“Methinks she doth protest too much,” said the Earnest Admirer to the Big Thinker, as if she were the first person to have ever thought of applying the quote to a real-life interaction. The Big Thinker glowed with admiration.

She let out a wordless yell of frustration and the girls glared and clasped each other’s hands so tightly their knuckles paled. She was boiling point mad now, far madder, she knew, than adolescent rudeness deserved. She stomped back down the beach, back the way she’d come. She turned and yelled, “Don’t go in the ocean.”

She switched on her sense of users and where they were located, annoyed that she had to switch it on, to have it sit blurry in her awareness, nagging at her for attention. She was even more annoyed to discover that Jamil and Crankypants were not only still there, but had been joined by five more people, all about three kilometers away. She was so annoyed that she didn’t stomp all the way to them, she just sliced two kilometers from the beach in between and stuck it in the server’s temporary bin for automatic reversion later. The act of modifying her design even just temporarily—the feeling that she had to—that annoyed her too, so she stomped the rest of the way, her rage mounting as the sand fought her. Back she went, to the beach where she’d first encountered Jamil and Crankypants, empty now but for footprints and two geckos, and then on to a small inlet beyond, where she found a beach volleyball game in progress.

Jamil lounged against a rock, watching the game. He scrambled to his feet when he spotted her. “Hi, hey! How’s it going?” He pointed two-handed to the game. “Folks wanted to play, it’s such a beautiful beach. I told everyone to keep it as close to what you designed as possible, small alterations only.”

As if that somehow made them less rude for barging into her server uninvited. And anyway, it was just basic good manners not to alter someone else’s server without permission, even though server defaults—which of course she’d never changed because she never invited or even intended to invite anyone to join her, this was a last survivor scenario—gave visitors a minor and temporary manipulation permission. Which explained why right now a tall, broad woman, braids bundled thick against her back, a necklace that clearly belonged with a suit and not her current t-shirt, was preparing to serve a volleyball-sized rock over a net strung of seaweed. Beyond the game, Crankypants and a stranger peered curiously into a tidal pool.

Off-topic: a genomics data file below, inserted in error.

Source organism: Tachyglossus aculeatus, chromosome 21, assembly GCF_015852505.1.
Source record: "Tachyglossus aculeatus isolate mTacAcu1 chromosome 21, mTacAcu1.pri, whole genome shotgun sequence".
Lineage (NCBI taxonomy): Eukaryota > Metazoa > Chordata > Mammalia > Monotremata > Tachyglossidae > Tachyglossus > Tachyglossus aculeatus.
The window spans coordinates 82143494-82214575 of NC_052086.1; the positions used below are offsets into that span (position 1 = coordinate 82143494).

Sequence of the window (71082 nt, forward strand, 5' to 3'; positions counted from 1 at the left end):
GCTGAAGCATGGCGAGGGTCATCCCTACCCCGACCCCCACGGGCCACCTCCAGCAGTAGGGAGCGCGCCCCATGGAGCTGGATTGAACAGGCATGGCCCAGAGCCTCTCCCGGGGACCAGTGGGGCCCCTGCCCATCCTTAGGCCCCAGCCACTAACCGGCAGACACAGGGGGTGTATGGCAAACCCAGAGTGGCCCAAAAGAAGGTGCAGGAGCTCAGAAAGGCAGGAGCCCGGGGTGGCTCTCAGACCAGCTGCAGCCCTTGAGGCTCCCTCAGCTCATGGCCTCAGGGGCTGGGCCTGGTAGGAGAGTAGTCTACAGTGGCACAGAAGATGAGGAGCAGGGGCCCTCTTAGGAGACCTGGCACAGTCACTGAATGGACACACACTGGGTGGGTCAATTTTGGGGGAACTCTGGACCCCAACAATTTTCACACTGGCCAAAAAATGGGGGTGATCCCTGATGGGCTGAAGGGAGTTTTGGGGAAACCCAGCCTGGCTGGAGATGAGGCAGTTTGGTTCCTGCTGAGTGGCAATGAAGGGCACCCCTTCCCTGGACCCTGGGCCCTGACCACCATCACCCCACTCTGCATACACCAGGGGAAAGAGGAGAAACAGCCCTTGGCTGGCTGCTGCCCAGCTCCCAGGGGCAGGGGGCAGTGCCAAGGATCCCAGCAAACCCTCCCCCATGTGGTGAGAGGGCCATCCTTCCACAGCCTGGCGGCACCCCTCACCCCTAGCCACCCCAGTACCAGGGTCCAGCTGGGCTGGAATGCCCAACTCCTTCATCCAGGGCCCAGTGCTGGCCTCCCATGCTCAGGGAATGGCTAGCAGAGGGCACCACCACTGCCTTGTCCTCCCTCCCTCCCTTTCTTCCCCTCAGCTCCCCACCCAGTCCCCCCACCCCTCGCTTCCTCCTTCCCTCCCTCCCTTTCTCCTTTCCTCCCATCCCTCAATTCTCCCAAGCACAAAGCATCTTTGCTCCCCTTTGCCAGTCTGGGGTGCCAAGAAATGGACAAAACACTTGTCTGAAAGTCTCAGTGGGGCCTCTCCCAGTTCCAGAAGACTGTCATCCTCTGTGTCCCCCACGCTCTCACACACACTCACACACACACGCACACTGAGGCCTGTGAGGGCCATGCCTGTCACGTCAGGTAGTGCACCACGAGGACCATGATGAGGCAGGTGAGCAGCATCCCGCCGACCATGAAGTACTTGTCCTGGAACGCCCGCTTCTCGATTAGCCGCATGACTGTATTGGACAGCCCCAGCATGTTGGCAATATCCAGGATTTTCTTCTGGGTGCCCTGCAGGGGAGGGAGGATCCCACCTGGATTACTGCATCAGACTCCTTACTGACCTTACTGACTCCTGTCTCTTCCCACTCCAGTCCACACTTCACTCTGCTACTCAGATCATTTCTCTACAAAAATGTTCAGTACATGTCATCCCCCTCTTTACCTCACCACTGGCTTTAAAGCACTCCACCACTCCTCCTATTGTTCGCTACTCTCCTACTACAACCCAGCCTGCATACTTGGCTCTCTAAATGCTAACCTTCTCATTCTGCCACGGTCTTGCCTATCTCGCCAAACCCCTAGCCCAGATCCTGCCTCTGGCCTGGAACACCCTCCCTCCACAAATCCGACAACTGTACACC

“You all need to leave.”

“Right, well, um.”

She imagined exploding the volleyball-rock into a thousand pieces, stone shrapnel pelting down, the volleyball players cowering in the sand, Crankypants and his tidal buddy slipping, falling, unconscious, maybe a smear of blood on the rocks mixing with seawater, Jamil, ducking and fleeing…

The volleyball-rock shot over the seaweed net; a pony-tailed player stretched for it, reached, missed it by fingertips—plunk! It landed just inside the wobbly lines of the court.

“Ooh, well done!” called the pony-tailed player.

The casual, uncomplicated niceness of the compliment chased her vision of destruction away. She wasn’t mad at the volleyball players or Jamil or even Crankypants. The rage was still there, it hadn’t diminished, but it had lost its direction and now swarmed inside her thick and fast but unable to settle and mad with that too.

“You know what? You stay, I’ll go.”

“Uh, about that?” Jamil looked concerned.

“It’s fine.” She called up the server menu, girded herself for reentry, for the onslaught of everything, and tapped EXIT.

The sunlight, polished bright by sand and water, didn’t dim. The enthusiastic grunts of the volleyball players didn’t soften. The scents of brine and rotting seaweed, of wet rock and empty shells scraping against each other, didn’t thin and disappear. She didn’t feel the neural link grow heavy against her neck. Didn’t feel the cling of business casual to her skin. Didn’t feel the burden of email and notifications and messages and voicemails and to-do lists and unfinished projects and answers not yet given and demands and doubts and people waiting on her. Didn’t, in fact, feel a change.